Science News Archive - October 05, 2010
Scientists from Germany and Canada announced on Monday a partnership to establish a research center for the study of quantum physics.
The enigmatic MÃ¶bius strip has long been an object of fascination, appearing in numerous works of art, most famously a woodcut by the Dutchman MC Escher, in which a tribe of ants traverses the form's single, never-ending surface.
Montana State University researchers have discovered a rare oasis of life in the midst of hundreds of geothermal vents at the bottom of Yellowstone Lake.
Most toxic pollution falling onto Puget Sound's waters has decreased â€” some by as much as 99 percent â€” below earlier estimates, according to a region-wide study.
Freshwater is flowing into Earth's oceans in greater amounts every year, a team of researchers has found, thanks to more frequent and extreme storms linked to global warming.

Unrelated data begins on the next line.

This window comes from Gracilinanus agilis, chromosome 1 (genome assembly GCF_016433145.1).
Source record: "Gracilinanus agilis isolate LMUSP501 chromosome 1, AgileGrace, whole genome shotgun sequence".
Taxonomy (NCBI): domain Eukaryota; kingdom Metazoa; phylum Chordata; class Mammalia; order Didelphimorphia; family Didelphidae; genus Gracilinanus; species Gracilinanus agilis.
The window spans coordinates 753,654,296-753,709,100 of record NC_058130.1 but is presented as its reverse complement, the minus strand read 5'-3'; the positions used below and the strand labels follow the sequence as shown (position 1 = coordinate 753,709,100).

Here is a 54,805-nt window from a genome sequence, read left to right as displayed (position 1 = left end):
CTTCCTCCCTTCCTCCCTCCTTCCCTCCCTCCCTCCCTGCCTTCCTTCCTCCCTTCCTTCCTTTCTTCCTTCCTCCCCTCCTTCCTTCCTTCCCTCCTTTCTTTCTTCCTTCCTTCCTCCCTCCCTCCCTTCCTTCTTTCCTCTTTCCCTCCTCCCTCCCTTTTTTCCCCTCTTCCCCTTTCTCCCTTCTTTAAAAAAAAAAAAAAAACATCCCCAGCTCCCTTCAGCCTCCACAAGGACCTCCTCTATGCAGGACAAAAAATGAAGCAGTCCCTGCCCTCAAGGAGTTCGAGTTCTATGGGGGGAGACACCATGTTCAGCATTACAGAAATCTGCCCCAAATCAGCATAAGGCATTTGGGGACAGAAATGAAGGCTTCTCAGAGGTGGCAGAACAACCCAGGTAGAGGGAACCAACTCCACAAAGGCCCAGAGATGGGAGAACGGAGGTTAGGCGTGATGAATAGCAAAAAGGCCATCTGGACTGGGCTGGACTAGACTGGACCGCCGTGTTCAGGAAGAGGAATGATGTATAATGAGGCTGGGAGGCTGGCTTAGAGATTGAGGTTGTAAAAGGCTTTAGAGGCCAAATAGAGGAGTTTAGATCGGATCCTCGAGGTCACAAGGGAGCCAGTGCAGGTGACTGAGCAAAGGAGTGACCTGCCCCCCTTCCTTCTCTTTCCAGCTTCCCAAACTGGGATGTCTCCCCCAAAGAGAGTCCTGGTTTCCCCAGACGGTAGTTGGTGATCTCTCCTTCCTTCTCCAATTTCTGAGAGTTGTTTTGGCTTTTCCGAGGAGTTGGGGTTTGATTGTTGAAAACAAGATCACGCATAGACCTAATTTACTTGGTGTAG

NASA has launched a new system which will help experts keep an eye on the impact of climate change in the Himalayan Mountains, an important source of water for more than a million people.
Two Russian-born University of Manchester professors have been presented with the Nobel Prize for Physics as a result of their groundbreaking research of a substance that is one hundred times stronger than steel, despite being the thinnest material in the world.
Post-doctoral researchers see their role as being vital in technology transfer where scientific findings become useful to the local economy, but most have little interest in running their own business once their research fellowship ends.
White House officials said that solar panels will be installed in the White House by spring 2011, helping to heat water and supply some electricity.
A study by two Florida State University biochemists makes an important contribution to science's understanding of a serious problem causing concern worldwide: the growing resistance of some harmful bacteria to the drugs that were intended to kill them.
- In Roman antiquity, the return of a person who had been banished, or taken prisoner by an enemy, to his old condition and former privileges.
- In international law, that right by virtue of which persons and things taken by an enemy in war are restored to their former status when coming again under the power of the nation to which they belonged.